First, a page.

Transcription factors are master regulators of cell state. Commonly activated by genetic events or upstream signalling pathways, they mediate the neoplastic phenotype and maintain tissue specification in cancer. As such, they are highly desirable targets for ligand discovery1
. Owing to expansive protein–protein interfaces and a general absence of hydrophobic pockets, transcription factors have proven among the most chemically intractable of all therapeutic targets. With the exception of nuclear hormone receptors that have evolved the ability to bind natural small-molecule ligands, potent and specific inhibitors of human transcription factors have not been realized. Here we report the successful development of a direct-acting antagonist of an oncogenic transcription factor, NOTCH1.
NOTCH proteins participate in conserved pathways that regulate cellular differentiation, proliferation and death2,3
. Mammalian NOTCH receptors (NOTCH1–4 in humans) are single-pass transmembrane proteins that transmit juxtacrine signals initiated by ligands of the Delta, Serrate or Lag-2 family. Ligand binding to the extracellular domain of NOTCH1 initiates sequential proteolytic processing events catalysed respectively by an ADAM family metalloprotease and a γ-secretase complex, resulting in cytoplasmic release of the intracellular domain of NOTCH1 (ICN1)4–6
. ICN1 then translocates to the nucleus and loads onto the DNA-bound transcription factor CSL7
. The engagement of ICN1 with CSL creates a long, shallow groove along the interface of the two proteins that serves as a binding surface for co-activator proteins of the mastermind-like (MAML) family8,9
. The resulting ICN–CSL–MAML ternary complex then recruits the core transcription machinery, effecting activation of NOTCH-dependent target genes.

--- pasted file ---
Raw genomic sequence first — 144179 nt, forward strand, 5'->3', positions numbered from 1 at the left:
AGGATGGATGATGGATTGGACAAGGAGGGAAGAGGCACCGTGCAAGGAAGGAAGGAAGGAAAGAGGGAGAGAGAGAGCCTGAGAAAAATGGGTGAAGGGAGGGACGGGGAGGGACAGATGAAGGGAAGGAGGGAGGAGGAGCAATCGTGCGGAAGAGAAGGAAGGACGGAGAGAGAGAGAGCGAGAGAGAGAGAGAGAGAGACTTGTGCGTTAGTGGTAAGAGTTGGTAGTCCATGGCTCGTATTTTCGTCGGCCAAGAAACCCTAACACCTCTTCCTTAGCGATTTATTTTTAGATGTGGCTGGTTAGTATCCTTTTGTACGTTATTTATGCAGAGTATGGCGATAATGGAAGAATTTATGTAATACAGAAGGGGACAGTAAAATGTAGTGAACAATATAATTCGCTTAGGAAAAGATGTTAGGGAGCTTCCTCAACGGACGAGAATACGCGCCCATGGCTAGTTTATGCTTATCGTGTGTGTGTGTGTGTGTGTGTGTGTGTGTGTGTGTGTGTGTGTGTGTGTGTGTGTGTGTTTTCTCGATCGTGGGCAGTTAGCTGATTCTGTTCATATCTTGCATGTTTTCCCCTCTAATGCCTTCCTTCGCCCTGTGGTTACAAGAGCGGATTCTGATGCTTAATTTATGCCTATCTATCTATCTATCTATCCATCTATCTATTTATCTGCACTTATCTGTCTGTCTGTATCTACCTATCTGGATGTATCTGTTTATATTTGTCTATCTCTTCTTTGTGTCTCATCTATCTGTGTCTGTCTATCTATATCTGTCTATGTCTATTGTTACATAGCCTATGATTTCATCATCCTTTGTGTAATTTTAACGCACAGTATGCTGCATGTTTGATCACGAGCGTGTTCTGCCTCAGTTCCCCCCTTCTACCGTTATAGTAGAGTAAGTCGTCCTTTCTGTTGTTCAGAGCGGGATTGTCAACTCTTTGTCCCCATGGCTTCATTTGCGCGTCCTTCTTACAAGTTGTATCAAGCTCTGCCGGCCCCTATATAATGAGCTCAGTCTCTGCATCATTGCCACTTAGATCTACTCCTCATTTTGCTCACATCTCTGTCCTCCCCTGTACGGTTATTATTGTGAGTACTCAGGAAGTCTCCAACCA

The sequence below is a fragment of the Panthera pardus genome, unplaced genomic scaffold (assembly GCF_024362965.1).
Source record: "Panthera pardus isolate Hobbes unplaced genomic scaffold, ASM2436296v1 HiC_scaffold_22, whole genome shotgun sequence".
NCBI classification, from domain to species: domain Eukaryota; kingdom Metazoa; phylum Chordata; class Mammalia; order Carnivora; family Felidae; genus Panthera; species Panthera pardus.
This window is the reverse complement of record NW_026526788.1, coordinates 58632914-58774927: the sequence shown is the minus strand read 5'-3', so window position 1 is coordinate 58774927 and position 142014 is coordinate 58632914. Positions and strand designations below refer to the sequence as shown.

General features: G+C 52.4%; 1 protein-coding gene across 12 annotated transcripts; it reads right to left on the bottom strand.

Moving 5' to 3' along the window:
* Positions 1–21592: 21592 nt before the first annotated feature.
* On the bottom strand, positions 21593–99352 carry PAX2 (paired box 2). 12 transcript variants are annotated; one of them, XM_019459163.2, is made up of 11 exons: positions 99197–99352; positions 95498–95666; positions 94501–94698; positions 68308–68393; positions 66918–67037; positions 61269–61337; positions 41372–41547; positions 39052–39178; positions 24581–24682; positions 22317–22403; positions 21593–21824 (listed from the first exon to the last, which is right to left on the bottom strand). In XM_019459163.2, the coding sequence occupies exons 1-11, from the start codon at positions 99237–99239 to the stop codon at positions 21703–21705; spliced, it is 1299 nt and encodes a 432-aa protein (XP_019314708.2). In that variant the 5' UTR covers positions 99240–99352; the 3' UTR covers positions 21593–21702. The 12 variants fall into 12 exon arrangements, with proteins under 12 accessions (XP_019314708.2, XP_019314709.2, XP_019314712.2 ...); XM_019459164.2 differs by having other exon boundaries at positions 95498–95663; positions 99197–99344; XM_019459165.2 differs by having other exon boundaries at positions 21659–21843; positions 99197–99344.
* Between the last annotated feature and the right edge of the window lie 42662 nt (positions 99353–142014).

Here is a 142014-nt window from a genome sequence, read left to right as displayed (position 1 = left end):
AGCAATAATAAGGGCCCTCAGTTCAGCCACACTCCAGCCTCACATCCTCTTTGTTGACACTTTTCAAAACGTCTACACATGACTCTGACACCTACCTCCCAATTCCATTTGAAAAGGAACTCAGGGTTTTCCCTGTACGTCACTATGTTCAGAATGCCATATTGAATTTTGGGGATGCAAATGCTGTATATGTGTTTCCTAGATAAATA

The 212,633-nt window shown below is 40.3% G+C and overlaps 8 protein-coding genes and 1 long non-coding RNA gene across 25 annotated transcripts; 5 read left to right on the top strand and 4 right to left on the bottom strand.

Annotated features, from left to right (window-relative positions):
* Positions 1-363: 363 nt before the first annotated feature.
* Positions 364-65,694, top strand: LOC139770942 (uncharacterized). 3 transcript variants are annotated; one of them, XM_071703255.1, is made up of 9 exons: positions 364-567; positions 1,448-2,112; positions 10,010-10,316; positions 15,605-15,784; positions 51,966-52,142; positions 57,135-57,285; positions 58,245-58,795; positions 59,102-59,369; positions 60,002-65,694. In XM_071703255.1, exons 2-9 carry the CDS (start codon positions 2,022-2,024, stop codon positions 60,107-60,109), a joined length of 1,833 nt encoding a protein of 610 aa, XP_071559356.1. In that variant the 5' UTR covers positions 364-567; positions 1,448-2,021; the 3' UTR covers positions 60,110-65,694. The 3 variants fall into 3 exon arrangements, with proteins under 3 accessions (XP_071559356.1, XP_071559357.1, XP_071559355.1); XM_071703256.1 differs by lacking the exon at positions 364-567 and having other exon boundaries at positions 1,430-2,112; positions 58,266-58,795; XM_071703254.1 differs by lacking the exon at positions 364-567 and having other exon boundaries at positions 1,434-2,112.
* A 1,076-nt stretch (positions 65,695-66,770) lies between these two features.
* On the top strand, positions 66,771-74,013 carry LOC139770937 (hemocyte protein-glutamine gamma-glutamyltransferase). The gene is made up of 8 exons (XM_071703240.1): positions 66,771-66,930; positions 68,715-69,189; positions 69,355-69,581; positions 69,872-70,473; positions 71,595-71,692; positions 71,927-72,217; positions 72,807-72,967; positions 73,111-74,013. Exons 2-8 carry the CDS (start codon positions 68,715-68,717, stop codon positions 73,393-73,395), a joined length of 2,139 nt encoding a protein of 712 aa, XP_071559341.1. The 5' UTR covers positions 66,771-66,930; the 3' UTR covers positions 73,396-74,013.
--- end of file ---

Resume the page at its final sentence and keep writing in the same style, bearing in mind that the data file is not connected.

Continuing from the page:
The duration and strength of NOTCH signalling is normally tightly controlled. Whereas loss-of-function mutations have been observed in a variety of diseases10–12
, gain-of-function mutations in the NOTCH pathway are causally linked with cancer. Indeed, human NOTCH1
was first discovered owing to its involvement in a t(7;9) chromosomal translocation observed in patients with T-ALL13
. Subsequently, various activating mutations in NOTCH1
have been discovered in >50% of patients with T-ALL14
. Recently, further aberrations that potentiate NOTCH signalling have been identified, including loss-of-function of the NOTCH1 E3 ubiquitin ligase FBXW7 and the intracellular NOTCH inhibitor NUMB, in T-ALL and breast adenocarcinoma, respectively15,16
. Activated NOTCH signalling has also been observed in cancers of the lungs, ovaries, pancreas and gastrointestinal tract as well as in melanoma, multiple myeloma and medulloblastoma17–23
Efforts to antagonize the NOTCH pathway have relied on blocking the generation of ICN using small-molecule inhibitors of the γ-secretase complex (GSIs)24,25
. These molecules are not strictly NOTCH-specific, as they indiscriminately block the many signalling pathways downstream of γ-secretase26
. T-ALL patients treated with GSIs suffer dose-limiting gastrointestinal toxicity, the origin of which is uncertain but it may result from chronic blockade of NOTCH1 and NOTCH2 proccessing27
. Some cell lines containing activating NOTCH1
mutations are resistant to GSIs, and those that do respond commonly undergo growth arrest rather than apoptosis. These observations underscore the mechanistic utility and potential therapeutic value of NOTCH antagonists that act by directly targeting the NOTCH transactivation complex.